“They need help unloading a trailer of food.” The coordinator at the flood response crisis center handed me, my husband, and a local friend a work order. “It’s a church, or what used to be.” She shook her head of gray hair as she turned to the next group of volunteers.
Inside our truck, we followed her directions through an isolated river town in the heart of the West Virginia mountains. Flood cleanup had been going on for over a week. Soggy possessions piled along the streets next to homes that were now empty shells, filled, not with children’s laughter or a mother’s prayer, but with mud and mold.
Mounds of dirt and debris lined the sides of a strip mall’s parking lot. Outside the town’s only grocery store, shopping carts tangled with twisted metal shelving. The nearest food store was nearly an hour’s drive away.
Connected at the far end, the church shared the mall’s disaster, but this flood casualty was undeniably still a church. I have seen strip mall churches before, with their flat fronts blending into the mall’s length of bland architecture with perhaps a small sign above the door, but evidently, this church had never planned to hide. Its church-y facade with cupola and cross still proclaimed its identity. From the outside.
We parked the truck, asked how we could help, and walked through the doors.
Church – padded pews and stained glass windows. Songs of worship, words of praise. Prayers. A place of respite in a week of stress. A place for spirits to be fed with the Bread of Life.
But not this one. Not now. Not after the river had risen and with a roar, claimed its interior. Walls, ceiling, and floors, already stripped clean by volunteers, offered no such sanctuary.
“We will use this pile of boards to keep the food up off the wet concrete,” the pastor instructed, seeming resigned to his tragedy.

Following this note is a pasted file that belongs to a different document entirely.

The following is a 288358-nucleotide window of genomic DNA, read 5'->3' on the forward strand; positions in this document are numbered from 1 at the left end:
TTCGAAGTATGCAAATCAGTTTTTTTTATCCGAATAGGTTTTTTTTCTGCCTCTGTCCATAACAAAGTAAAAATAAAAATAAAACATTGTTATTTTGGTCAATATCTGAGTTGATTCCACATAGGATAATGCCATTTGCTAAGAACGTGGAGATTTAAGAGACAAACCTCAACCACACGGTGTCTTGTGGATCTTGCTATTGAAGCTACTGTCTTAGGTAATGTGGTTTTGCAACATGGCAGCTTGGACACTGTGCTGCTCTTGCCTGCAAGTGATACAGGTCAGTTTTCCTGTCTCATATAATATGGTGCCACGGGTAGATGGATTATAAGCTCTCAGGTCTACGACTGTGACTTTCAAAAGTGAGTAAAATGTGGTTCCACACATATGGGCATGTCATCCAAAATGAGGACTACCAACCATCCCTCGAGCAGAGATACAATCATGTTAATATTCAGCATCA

We started hauling lumber to turn a church into a food distribution center, and, in the process, constructed a real life object lesson.
Church – Sometimes, no more than a social club where members jostle one another for position and recognition. Judgement without mercy. Pride. Politics. Splinter groups. Holy Spirit grieved. Pantry shelves devoid of the Bread of Life.
“I am weary of bearing them [your assemblies, festivals, and feasts]. When you spread out your hands in prayer, I will hide my eyes from you; even if you offer many prayers, I will not listen. Take your evil deeds out of my sight! Stop doing wrong. Learn to do right! Seek justice, encourage the oppressed. Defend the cause of the fatherless. Plead the case of the widow.” Isaiah 1:14-17
‘Truly I tell you, whatever you did for one of the least of these brothers and sisters of mine, you did for me.’” Matthew 25:40
Pure religion and undefiled before God and the Father is NOT a church. It is to visit the fatherless and widows in their affliction. It is to keep oneself unspotted from the prideful, me-first mindset of the world.
I plunked my end of a board onto the concrete floor. I straightened my back. One American Christian church, gutted of its plush interior, had changed into a food distribution center.
Hopefully yours will too, but does it have to take a crisis?
“I am the Bread of Life. Whoever comes to me will never go hungry, and whoever believes in me will never be thirsty.” John 6:35-36